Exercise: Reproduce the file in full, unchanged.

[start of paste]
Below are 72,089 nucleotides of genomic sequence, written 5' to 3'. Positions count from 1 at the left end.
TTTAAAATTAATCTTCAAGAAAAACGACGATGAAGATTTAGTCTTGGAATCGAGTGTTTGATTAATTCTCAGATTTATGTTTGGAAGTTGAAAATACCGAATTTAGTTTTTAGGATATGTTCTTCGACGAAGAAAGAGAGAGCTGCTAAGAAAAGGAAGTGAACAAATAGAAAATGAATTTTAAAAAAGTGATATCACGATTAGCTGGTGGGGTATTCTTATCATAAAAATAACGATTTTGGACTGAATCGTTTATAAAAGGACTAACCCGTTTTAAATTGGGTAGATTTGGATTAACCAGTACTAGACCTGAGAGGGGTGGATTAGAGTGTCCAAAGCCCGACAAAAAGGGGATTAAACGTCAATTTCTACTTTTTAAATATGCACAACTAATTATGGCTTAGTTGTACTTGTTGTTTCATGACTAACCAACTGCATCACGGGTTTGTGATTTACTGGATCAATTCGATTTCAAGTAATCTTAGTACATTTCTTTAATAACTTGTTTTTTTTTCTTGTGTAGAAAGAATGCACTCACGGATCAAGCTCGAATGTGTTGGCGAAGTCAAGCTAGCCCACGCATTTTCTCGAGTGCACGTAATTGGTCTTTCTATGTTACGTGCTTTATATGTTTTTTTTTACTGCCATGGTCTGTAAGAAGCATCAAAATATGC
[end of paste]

Below are 72,089 nucleotides of genomic sequence, written 5' to 3'. Positions count from 1 at the left end.
TTTAAAATTAATCTTCAAGAAAAACGACGATGAAGATTTAGTCTTGGAATCGAGTGTTTGATTAATTCTCAGATTTATGTTTGGAAGTTGAAAATACCGAATTTAGTTTTTAGGATATGTTCTTCGACGAAGAAAGAGAGAGCTGCTAAGAAAAGGAAGTGAACAAATAGAAAATGAATTTTAAAAAAGTGATATCACGATTAGCTGGTGGGGTATTCTTATCATAAAAATAACGATTTTGGACTGAATCGTTTATAAAAGGACTAACCCGTTTTAAATTGGGTAGATTTGGATTAACCAGTACTAGACCTGAGAGGGGTGGATTAGAGTGTCCAAAGCCCGACAAAAAGGGGATTAAACGTCAATTTCTACTTTTTAAATATGCACAACTAATTATGGCTTAGTTGTACTTGTTGTTTCATGACTAACCAACTGCATCACGGGTTTGTGATTTACTGGATCAATTCGATTTCAAGTAATCTTAGTACATTTCTTTAATAACTTGTTTTTTTTTCTTGTGTAGAAAGAATGCACTCACGGATCAAGCTCGAATGTGTTGGCGAAGTCAAGCTAGCCCACGCATTTTCTCGAGTGCACGTAATTGGTCTTTCTATGTTACGTGCTTTATATGTTTTTTTTTACTGCCATGGTCTGTAAGAAGCATCAAAATATGC